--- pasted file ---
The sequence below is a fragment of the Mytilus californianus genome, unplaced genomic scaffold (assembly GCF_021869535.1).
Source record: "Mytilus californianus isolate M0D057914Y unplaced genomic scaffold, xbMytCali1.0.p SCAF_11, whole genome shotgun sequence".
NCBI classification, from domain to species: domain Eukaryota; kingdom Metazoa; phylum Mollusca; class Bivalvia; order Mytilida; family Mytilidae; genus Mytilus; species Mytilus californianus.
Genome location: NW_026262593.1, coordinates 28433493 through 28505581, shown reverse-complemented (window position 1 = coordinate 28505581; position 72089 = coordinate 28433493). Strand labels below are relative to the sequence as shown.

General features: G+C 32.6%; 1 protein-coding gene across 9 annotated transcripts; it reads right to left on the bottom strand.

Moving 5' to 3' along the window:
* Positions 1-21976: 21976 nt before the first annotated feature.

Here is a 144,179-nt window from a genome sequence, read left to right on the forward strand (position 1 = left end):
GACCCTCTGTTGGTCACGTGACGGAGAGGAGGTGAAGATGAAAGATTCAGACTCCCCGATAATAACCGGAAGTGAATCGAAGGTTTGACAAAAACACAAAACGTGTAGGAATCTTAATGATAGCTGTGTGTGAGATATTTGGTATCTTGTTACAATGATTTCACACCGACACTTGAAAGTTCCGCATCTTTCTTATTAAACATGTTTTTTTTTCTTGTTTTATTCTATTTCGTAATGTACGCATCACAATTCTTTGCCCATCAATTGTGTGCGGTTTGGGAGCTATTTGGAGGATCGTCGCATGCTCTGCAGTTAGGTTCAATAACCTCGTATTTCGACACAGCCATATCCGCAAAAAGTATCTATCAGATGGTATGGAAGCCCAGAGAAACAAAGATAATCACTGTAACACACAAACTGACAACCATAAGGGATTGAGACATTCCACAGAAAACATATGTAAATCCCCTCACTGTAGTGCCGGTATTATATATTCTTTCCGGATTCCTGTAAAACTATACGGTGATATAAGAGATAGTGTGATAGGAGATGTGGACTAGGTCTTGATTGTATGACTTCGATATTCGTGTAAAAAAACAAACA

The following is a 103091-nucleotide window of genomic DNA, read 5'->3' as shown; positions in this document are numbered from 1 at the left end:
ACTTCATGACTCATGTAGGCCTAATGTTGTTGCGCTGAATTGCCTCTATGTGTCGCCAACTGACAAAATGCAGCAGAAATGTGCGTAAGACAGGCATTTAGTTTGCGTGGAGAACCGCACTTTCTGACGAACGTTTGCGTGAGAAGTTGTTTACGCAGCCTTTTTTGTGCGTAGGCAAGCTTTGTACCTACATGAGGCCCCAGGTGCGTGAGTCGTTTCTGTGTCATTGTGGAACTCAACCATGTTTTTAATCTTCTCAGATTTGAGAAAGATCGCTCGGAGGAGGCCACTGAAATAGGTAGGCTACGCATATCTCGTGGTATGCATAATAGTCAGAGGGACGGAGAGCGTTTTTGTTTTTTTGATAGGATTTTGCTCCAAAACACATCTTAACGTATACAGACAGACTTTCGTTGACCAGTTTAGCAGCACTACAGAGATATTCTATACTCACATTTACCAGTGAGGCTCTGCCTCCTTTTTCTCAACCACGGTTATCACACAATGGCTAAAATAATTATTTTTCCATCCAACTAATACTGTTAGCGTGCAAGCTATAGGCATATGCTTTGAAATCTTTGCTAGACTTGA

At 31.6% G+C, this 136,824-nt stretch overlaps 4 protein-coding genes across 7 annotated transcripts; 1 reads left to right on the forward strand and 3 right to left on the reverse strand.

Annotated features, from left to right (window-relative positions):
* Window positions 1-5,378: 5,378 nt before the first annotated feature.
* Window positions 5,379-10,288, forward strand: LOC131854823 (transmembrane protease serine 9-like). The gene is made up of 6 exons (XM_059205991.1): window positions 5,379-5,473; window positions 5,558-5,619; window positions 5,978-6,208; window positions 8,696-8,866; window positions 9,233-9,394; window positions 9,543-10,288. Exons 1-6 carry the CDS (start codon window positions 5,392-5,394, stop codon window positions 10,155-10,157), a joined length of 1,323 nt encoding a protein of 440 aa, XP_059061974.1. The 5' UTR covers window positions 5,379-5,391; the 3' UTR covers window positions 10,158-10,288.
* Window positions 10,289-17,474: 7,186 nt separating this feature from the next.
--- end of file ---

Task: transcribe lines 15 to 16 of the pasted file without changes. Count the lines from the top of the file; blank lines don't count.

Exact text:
* Window positions 5,379-10,288, forward strand: LOC131854823 (transmembrane protease serine 9-like). The gene is made up of 6 exons (XM_059205991.1): window positions 5,379-5,473; window positions 5,558-5,619; window positions 5,978-6,208; window positions 8,696-8,866; window positions 9,233-9,394; window positions 9,543-10,288. Exons 1-6 carry the CDS (start codon window positions 5,392-5,394, stop codon window positions 10,155-10,157), a joined length of 1,323 nt encoding a protein of 440 aa, XP_059061974.1. The 5' UTR covers window positions 5,379-5,391; the 3' UTR covers window positions 10,158-10,288.
* Window positions 10,289-17,474: 7,186 nt separating this feature from the next.